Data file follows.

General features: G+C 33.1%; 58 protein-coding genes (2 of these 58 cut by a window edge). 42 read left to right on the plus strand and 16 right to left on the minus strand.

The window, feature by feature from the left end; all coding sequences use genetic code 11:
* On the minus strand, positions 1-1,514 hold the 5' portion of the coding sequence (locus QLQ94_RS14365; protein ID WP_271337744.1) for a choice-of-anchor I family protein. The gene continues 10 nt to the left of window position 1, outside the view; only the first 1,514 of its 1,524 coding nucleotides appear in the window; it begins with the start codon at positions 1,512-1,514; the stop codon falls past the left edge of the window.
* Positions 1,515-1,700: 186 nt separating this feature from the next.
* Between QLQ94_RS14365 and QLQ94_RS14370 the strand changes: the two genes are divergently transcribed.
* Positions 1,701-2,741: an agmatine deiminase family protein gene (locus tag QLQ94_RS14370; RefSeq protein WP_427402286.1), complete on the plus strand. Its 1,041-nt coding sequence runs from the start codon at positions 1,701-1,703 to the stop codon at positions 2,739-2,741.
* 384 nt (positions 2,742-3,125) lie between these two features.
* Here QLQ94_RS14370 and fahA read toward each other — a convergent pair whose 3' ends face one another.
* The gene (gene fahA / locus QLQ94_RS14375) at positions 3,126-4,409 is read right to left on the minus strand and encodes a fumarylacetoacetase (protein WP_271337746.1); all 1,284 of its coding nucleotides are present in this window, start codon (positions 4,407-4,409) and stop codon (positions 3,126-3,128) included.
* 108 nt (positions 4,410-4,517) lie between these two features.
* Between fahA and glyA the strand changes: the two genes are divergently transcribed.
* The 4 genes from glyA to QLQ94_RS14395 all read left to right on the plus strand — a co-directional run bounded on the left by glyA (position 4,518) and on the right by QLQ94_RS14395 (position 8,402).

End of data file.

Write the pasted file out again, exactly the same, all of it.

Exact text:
General features: G+C 33.1%; 58 protein-coding genes (2 of these 58 cut by a window edge). 42 read left to right on the plus strand and 16 right to left on the minus strand.

The window, feature by feature from the left end; all coding sequences use genetic code 11:
* On the minus strand, positions 1-1,514 hold the 5' portion of the coding sequence (locus QLQ94_RS14365; protein ID WP_271337744.1) for a choice-of-anchor I family protein. The gene continues 10 nt to the left of window position 1, outside the view; only the first 1,514 of its 1,524 coding nucleotides appear in the window; it begins with the start codon at positions 1,512-1,514; the stop codon falls past the left edge of the window.
* Positions 1,515-1,700: 186 nt separating this feature from the next.
* Between QLQ94_RS14365 and QLQ94_RS14370 the strand changes: the two genes are divergently transcribed.
* Positions 1,701-2,741: an agmatine deiminase family protein gene (locus tag QLQ94_RS14370; RefSeq protein WP_427402286.1), complete on the plus strand. Its 1,041-nt coding sequence runs from the start codon at positions 1,701-1,703 to the stop codon at positions 2,739-2,741.
* 384 nt (positions 2,742-3,125) lie between these two features.
* Here QLQ94_RS14370 and fahA read toward each other — a convergent pair whose 3' ends face one another.
* The gene (gene fahA / locus QLQ94_RS14375) at positions 3,126-4,409 is read right to left on the minus strand and encodes a fumarylacetoacetase (protein WP_271337746.1); all 1,284 of its coding nucleotides are present in this window, start codon (positions 4,407-4,409) and stop codon (positions 3,126-3,128) included.
* 108 nt (positions 4,410-4,517) lie between these two features.
* Between fahA and glyA the strand changes: the two genes are divergently transcribed.
* The 4 genes from glyA to QLQ94_RS14395 all read left to right on the plus strand — a co-directional run bounded on the left by glyA (position 4,518) and on the right by QLQ94_RS14395 (position 8,402).